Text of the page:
Instrumental for me in discovering the professional usefulness of Twitter was a handbook released by the Powerful Learning Practice Blog. It includes very specific details on how to get started, definitions, and practical uses! Especially if you’re still unaware of Twitter’s usefulness in the classroom, this resource is an absolute must! (We reference it and more in our Twitter’s classroom potential post).

#5: Fluency Poster by Delia Jenkins:

In the 21st century, students need to be less familiar with memorizing specific facts and more familiar with how to manage it all.  Author & educator Eric Jensen states it well in the following image:

via Larry Ferlazzo
via Larry Ferlazzo

One way we can cultivate this shift is to foster digital fluency in our students and ourselves.  One excellent resource as you consider your approach to is Delia Jenkins’ Fluency Poster “Cheat Sheet,” available in PDF format.  Watch for our post on digital fluency coming soon!

Photo Credit:

Sources:

When & How to Cite Social Media: A Student Guide

Sure, Facebook, Twitter, and other social media may be a great place for exchanging selfies and cat videos, but what about when you come across legitimate information in social media that backs up your research?


Over the course of the past couple decades, we have moved from card catalogs, to library computer searches, to articles published online, and now on to social media!  It can feel overwhelming to keep up with the most modern methods of research, especially when it comes to the various APA or MLA citation formats.  Hopefully, this post will be a useful resource for you as you decide when and how to cite social media finds!

How

The TeachByte graphic below is an excellent general guide for both MLA and APA citations.  However, as anyone who has done any research knows, certain instances can get more complicated than general guidelines.  For instance, what if you want to cite an expert who sent you a personal communication, and it’s not publicly visible for audiences to click on?  Or how do you know how to cite in-text vs. your bibliography reference list?  The official APA blog answers these questions and more in greater detail using examples from their post in October!

via TeachBytes
via TeachBytes

When

As with all research, you will want to make sure there is plenty of variety among your sources.  Just because it is now acceptable to cite social media does not mean it should consume most of your bibliography.  Additionally, because of the unique nature of social media Tweets, posts, and videos in that they can go viral even if they are inaccurate, you will want to be particularly careful when considering whether to use one.  The information literacy website, EasyBib, provides an excellent Infographic to help you in that decision-making process.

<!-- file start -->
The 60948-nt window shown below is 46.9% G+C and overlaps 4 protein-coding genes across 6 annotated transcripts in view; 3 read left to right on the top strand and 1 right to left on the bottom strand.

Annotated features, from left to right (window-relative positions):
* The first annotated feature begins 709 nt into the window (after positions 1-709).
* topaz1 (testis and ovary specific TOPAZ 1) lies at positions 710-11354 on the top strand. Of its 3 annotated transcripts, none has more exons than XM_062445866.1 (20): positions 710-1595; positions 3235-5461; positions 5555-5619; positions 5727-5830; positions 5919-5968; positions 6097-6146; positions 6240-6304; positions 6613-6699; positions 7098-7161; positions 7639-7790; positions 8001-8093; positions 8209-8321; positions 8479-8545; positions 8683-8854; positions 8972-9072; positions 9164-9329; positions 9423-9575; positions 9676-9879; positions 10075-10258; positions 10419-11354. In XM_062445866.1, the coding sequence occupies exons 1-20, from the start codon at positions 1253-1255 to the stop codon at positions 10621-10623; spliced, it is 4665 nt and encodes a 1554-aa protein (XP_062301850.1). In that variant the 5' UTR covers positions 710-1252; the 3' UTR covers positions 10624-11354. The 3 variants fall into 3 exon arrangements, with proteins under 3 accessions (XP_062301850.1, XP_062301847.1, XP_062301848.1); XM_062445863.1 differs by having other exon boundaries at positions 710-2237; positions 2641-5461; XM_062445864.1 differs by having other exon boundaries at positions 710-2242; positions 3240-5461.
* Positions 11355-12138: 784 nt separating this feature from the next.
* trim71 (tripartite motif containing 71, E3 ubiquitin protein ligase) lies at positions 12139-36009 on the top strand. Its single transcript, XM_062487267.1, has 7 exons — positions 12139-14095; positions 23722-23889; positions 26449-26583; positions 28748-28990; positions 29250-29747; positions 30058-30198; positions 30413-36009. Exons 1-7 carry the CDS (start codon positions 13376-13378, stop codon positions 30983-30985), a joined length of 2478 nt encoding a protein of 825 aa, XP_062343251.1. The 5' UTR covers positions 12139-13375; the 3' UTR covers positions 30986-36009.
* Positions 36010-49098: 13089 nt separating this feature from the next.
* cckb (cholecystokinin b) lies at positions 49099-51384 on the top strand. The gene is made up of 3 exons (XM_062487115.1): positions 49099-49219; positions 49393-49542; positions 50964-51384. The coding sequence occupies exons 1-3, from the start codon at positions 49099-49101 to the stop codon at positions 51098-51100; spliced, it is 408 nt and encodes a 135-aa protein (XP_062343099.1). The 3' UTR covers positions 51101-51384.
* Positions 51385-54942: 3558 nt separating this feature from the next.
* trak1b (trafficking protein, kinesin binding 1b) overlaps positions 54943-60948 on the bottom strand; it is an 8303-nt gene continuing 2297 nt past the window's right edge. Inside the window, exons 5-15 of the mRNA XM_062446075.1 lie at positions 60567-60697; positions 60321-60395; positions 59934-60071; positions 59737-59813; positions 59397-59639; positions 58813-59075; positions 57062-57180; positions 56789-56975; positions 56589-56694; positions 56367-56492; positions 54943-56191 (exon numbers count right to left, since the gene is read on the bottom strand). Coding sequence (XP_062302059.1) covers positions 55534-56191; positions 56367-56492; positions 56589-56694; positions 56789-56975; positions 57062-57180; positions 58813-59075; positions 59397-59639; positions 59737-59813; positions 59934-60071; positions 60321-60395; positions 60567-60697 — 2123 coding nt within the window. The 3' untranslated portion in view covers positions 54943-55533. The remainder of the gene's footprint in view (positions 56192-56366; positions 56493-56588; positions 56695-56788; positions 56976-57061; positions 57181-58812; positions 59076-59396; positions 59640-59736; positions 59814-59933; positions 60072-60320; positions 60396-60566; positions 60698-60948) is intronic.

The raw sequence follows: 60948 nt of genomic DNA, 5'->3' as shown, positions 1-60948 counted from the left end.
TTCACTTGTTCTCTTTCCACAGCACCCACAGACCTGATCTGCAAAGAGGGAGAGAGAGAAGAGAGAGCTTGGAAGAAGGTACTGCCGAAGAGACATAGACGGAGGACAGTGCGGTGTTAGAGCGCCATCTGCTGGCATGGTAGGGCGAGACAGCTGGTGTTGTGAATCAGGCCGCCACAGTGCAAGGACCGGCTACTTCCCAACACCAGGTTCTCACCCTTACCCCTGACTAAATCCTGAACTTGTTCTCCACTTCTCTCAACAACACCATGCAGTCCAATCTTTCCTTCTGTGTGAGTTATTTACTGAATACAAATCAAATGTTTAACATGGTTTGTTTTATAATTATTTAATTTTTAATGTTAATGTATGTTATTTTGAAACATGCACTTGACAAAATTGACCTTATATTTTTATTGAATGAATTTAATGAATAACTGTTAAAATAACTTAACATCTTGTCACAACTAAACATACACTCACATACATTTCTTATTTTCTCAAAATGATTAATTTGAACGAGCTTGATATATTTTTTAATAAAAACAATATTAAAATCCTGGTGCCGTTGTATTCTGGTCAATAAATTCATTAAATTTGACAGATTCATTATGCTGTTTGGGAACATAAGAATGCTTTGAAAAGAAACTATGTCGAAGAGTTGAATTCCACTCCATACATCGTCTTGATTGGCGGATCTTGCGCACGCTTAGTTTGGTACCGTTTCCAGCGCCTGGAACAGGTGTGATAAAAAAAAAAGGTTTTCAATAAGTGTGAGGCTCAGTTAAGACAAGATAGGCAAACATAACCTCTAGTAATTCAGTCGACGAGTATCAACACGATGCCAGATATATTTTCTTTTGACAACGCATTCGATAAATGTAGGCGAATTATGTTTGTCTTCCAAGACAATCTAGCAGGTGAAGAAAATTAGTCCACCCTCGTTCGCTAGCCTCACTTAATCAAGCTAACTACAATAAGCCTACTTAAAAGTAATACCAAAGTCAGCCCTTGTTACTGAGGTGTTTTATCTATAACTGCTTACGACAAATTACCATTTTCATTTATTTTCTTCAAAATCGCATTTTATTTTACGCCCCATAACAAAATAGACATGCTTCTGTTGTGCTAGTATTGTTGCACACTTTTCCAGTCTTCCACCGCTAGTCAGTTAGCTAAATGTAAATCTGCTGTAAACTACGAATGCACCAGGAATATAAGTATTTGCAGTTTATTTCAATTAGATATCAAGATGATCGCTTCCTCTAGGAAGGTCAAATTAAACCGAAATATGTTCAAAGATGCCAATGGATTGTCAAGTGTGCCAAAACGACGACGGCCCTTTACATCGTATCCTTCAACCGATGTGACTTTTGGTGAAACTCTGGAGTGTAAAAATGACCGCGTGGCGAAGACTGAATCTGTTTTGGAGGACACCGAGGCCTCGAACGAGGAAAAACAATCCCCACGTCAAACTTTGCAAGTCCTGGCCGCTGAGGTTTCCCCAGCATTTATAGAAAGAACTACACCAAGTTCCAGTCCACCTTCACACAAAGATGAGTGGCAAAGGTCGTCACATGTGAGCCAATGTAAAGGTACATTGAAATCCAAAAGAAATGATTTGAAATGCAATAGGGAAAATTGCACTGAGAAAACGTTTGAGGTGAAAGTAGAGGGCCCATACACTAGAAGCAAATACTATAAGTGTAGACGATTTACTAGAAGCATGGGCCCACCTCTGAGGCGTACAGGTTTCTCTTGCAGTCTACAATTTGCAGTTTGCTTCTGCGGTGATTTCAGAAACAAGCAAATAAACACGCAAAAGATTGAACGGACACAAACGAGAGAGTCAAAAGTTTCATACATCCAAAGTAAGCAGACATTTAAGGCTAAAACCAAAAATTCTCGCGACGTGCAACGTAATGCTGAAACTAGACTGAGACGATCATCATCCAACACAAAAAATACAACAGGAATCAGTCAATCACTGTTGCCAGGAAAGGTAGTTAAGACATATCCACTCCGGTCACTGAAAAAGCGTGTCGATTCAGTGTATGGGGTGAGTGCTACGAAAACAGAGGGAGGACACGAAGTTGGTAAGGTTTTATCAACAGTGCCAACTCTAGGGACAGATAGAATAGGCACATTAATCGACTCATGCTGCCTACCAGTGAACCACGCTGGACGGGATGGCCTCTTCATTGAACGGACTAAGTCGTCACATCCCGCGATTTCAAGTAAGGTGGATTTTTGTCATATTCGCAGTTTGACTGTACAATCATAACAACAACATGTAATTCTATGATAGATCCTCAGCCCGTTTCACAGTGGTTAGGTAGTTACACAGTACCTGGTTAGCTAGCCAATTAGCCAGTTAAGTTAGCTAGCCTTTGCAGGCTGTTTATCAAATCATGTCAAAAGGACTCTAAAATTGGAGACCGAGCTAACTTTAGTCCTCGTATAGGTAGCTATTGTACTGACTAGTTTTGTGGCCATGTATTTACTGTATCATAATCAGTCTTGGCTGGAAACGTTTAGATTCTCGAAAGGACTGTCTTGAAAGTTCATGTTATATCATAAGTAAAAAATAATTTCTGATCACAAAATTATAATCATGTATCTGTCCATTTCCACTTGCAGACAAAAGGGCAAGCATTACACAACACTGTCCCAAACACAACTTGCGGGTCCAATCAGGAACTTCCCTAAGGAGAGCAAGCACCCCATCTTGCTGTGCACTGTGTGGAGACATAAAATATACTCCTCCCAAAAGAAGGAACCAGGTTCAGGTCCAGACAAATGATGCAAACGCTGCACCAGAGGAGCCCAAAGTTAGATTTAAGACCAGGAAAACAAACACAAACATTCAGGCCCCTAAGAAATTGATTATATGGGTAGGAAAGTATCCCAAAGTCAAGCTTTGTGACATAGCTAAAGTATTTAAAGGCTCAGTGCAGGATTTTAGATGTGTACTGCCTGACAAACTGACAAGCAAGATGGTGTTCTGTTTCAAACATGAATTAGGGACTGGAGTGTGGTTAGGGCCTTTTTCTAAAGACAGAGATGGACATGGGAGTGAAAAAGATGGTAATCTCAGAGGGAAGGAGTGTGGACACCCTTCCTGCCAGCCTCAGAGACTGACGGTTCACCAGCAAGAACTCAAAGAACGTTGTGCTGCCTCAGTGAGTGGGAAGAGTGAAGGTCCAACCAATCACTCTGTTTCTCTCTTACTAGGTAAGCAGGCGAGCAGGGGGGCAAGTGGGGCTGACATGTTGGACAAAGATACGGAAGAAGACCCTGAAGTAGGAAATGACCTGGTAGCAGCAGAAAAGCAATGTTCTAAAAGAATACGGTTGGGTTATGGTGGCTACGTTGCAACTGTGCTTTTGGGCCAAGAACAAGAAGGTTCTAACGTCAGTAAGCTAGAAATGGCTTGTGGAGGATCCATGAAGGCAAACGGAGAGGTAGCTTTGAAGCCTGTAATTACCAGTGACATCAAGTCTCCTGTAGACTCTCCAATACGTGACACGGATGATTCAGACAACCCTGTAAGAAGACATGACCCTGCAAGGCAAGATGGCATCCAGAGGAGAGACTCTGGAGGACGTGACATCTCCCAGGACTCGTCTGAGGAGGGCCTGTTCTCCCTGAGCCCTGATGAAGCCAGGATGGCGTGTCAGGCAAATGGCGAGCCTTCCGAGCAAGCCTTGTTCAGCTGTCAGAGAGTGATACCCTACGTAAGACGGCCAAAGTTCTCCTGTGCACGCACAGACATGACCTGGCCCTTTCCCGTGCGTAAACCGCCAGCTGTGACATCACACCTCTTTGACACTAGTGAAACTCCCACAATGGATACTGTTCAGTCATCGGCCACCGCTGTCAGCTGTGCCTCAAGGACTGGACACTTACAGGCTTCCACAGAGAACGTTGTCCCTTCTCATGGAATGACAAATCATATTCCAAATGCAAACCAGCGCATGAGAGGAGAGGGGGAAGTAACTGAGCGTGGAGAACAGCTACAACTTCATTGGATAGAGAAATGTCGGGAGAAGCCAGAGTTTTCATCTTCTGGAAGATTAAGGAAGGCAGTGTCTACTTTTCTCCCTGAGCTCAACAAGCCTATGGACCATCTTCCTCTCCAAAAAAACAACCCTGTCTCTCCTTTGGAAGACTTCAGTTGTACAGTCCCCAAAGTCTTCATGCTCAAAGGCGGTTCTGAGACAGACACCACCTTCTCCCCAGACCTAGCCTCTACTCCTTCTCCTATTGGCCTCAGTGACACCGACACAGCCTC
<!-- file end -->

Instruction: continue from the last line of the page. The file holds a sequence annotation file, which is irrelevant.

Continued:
EasyBib Infographic
EasyBib

Remember…

…It’s all about giving each individual the credit they deserve for their efforts and ideas!  When in doubt, discuss your concerns with your teacher or professor!

Photo Sources:

Pete Simon (featured image)

TeachBytes

EasyBib

Source:

Chelsea, L. (2013, Oct. 13). How to Cite Social Media in APA Style. [Web blog post]. Retrieved from: http://blog.apastyle.org/apastyle/2013/10/how-to-cite-social-media-in-apa-style.html

Common Core Standards: Parent & Teacher Resources

With its recent implementation in 45 states, the Common Core has garnered praise and criticism alike.  This article offers a few resources to help dispel some of those worries for both parents and teachers.


 

Resources for Parents

In our experience, worries from parents about the Common Core State Standards (CCSS) are often due to misinformation from the media.  For example, when my own students’ parents would come to me with CCSS concerns, they were consistently shocked when I told them that the CCSS currently only covers math and English Language Arts.  This is because many articles had led them to believe that the CCSS were requiring sex education (for Kindergarten, no less!) or sweeping Social Studies alterations.  If you, too, have concerned parents at your school, here are some resources to which you can direct them to help clear things up! (Update: Be sure to also check out our newest article, “My Common Core Story, & Why You Should Share Yours, Too“).

→ “CONVERSATION: A THREE-MINUTE VIDEO ON COMMON CORE STATE STANDARDS

 

CCSS logo→ MYTHS & FACT SHEET ABOUT THE CCSS

 

talking-to-teacher-467x267[1]→ ARTICLE: “TALKING TO PARENTS ABOUT THE COMMON CORE
→ FACT VS. FICTION BY STATE:

Of the states that are using the Common Core Standards, about half adopted them verbatim; most of the rest adopted them with modifications.  Click on the infographic below for a clickable map of state fact sheets.